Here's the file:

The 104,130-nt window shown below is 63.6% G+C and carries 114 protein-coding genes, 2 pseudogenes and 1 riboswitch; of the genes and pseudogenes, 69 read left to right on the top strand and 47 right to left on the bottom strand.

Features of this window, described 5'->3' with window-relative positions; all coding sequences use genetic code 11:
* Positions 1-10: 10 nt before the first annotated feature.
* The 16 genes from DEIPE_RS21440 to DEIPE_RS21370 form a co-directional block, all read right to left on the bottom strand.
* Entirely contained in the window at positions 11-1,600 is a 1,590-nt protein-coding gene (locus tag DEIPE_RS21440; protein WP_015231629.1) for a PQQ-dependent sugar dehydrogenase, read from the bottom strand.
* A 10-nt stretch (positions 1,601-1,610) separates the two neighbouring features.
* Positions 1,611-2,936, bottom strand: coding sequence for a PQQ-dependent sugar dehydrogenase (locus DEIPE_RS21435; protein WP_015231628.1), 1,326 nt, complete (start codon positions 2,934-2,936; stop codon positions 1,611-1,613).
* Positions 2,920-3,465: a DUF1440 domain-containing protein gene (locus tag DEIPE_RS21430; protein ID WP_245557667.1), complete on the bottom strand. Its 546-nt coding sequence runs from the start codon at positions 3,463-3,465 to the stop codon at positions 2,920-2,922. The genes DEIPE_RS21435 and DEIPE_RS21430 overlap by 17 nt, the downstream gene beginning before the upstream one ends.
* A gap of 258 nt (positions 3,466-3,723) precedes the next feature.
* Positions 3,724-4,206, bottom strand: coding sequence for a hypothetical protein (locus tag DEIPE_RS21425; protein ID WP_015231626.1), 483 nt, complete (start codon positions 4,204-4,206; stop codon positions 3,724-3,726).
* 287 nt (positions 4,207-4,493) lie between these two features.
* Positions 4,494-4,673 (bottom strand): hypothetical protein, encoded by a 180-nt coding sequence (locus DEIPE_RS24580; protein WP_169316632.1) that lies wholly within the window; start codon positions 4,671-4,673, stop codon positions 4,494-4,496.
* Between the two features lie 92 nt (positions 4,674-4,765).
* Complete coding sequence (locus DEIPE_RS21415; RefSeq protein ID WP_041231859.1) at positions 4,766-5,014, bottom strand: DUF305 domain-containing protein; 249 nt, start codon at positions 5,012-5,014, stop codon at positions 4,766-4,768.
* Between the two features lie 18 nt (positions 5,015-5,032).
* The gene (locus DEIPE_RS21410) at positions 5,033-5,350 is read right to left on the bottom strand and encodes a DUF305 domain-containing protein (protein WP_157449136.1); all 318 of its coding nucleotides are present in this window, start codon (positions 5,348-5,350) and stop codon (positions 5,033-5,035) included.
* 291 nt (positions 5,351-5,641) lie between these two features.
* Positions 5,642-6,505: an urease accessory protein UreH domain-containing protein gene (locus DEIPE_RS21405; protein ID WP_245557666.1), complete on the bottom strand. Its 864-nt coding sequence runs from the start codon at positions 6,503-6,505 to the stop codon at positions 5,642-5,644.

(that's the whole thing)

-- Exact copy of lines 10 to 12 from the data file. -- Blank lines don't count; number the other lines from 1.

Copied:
* Positions 3,724-4,206, bottom strand: coding sequence for a hypothetical protein (locus tag DEIPE_RS21425; protein ID WP_015231626.1), 483 nt, complete (start codon positions 4,204-4,206; stop codon positions 3,724-3,726).
* 287 nt (positions 4,207-4,493) lie between these two features.
* Positions 4,494-4,673 (bottom strand): hypothetical protein, encoded by a 180-nt coding sequence (locus DEIPE_RS24580; protein WP_169316632.1) that lies wholly within the window; start codon positions 4,671-4,673, stop codon positions 4,494-4,496.